Written by Associate Professor Kim Devery, End-Of-Life Essentials lead.
Each year the End-of-Life Essentials project attracts thousands of doctors, nurses and allied health professionals. These professionals work in all sectors of the Australian health care system: acute, aged care, community, general practice in various disciplines and clinical specialties. Why are these health care professionals seeking to increase their clinical capabilities in end-of-life care?
How and when we die is changing
Slow dying of chronic complex illnesses in very, very old age is a relatively new phenomenon which has changed dramatically in my lifetime. Research by Curtis and colleagues published in 2018 illustrates the dramatic changes in our mortality since the 1970’s. These researchers compared the mortality rate of 100,000 men and women between 20 and 70 years of age spanning the decades 1960 -2010. What did they discover?
A dramatic shift in the age of when we die – now 70 is the new middle age. In 1970 half of men died before the age of 70 years, in 2010 only 18% of men had died before 70. Similarly 28% of women had died before 70 and this has now fallen to 11%. This means that Australians are living with chronic ill health and significant disability for many years before they die.
The leading causes of death in Australia are heart, lung, vascular illnesses, cancer and dementia. Most Australians die between the ages of 85 and 89 years of age, and most die expectedly in hospitals.
Hospital systems and clinicians have become so wonderfully skilled at treating chronic complex illness and prolonging life, that entering into discussions about the inevitable end of life or dying may seem rather superfluous. However, we will all die.
Knowing when and how to introduce and discuss end-of-life issues and concerns can be a challenge. Being prepared is vital. Responding to national needs, End-of-Life Essentials, (funded by the Australian Government), is based on the Australian Commission on Safety and Quality in Health Care’s National Consensus Statement: Essential elements for safe and high-quality end-of-life care. The Australian Commission on Safety and Quality in Health Care has also released new hospital accreditation standards that prescribe a range of best practice elements on end-of-life care. However, as the Australian Productivity Commission stated in 2018, these standards will only be effective if they prompt clinicians to initiate conversations about the end of life, and thereby enable patients to have timely and ongoing discussions about their end‑of‑life care with their clinicians, families and carers. Individual clinicians may have to overcome barriers to these discussions.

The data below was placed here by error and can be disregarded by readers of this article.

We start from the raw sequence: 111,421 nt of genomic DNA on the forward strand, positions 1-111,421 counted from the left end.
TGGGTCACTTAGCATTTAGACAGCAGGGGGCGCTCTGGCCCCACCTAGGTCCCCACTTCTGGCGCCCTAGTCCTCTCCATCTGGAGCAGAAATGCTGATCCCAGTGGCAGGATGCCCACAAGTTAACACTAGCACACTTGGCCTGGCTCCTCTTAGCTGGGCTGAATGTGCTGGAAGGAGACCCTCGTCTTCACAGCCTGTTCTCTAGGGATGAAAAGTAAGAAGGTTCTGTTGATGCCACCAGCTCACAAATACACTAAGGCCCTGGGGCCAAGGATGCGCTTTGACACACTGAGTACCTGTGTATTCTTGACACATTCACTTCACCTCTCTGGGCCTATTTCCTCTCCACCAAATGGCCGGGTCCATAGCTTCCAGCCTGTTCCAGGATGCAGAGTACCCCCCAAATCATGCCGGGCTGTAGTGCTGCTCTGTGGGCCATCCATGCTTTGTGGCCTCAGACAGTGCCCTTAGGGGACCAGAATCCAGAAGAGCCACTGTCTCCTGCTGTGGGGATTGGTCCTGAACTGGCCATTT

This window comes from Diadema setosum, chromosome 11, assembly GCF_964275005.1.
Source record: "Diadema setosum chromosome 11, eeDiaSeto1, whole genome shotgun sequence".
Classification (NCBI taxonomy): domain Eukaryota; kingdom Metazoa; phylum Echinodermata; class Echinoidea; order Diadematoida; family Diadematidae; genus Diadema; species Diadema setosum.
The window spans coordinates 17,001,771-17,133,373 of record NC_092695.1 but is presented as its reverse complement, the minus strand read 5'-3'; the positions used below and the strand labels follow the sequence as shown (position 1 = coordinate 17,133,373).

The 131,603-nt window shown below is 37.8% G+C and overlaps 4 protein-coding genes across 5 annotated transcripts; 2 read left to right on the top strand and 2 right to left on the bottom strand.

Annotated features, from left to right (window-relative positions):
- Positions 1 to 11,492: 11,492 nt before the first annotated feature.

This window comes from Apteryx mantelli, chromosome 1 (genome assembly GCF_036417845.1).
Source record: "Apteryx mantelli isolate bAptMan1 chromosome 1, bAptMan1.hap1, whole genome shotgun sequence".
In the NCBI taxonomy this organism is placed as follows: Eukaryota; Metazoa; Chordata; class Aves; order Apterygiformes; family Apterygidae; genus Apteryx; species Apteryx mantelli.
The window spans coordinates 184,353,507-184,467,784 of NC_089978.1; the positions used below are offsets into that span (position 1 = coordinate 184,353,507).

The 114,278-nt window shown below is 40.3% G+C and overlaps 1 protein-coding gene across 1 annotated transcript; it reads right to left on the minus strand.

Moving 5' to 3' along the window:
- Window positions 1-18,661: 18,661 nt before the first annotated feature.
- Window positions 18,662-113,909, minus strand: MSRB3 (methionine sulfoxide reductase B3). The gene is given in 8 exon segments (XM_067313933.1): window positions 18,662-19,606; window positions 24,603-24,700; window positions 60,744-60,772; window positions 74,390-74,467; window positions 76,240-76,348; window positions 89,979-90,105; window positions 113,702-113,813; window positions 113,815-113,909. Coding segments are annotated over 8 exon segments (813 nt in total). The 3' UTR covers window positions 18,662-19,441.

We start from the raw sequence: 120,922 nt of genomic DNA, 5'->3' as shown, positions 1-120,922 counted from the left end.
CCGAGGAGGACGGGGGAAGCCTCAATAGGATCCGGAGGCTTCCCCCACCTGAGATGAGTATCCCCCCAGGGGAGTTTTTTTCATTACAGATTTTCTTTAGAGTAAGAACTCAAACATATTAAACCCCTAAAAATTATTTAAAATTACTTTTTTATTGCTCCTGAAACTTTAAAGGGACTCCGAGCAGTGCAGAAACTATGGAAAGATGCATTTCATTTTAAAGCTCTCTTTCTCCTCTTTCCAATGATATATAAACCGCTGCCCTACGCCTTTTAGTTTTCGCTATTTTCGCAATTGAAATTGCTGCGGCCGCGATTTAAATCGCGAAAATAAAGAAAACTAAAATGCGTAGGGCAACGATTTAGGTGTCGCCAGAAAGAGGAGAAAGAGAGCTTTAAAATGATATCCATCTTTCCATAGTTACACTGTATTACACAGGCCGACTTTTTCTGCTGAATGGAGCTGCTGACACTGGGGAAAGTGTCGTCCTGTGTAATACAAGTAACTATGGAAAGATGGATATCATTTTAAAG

Researching the impact of education
Deb Rawlings (co-investigator) and I asked our learners, once they had completed End-of-Life Essentials education, to finish this sentence, Tomorrow, the one thing I can change to more appropriately provide end-of-life care is… We received over 3,000 responses, and our research was published in BMJ Open Quality last year. Amongst many themes outlining clinical improvements, learners told us they can change to be brave, be willing to discuss death and show more compassion. As one learner responded:
Continue to be brave and talk about death and dying within the context that it is not something that we as a society necessarily do very well and that it doesn’t have to be something to be frightened of talking about.
For professionals, learning how to begin conversations about future care needs and likely prognosis is vital – along with effective teamwork, recognising and responding to suffering, and compassionate care when death is imminent.
Being brave, even being frightened and learning beyond ones’ specialty, are courageous attributes learners wrote about. I am delighted that End-of-Life Essentials can guide and support Australian doctors, nurses and allied health professional for a further 3 years by providing peer reviewed and evidence based free online learning to increase the safety and quality of end of life care in hospitals.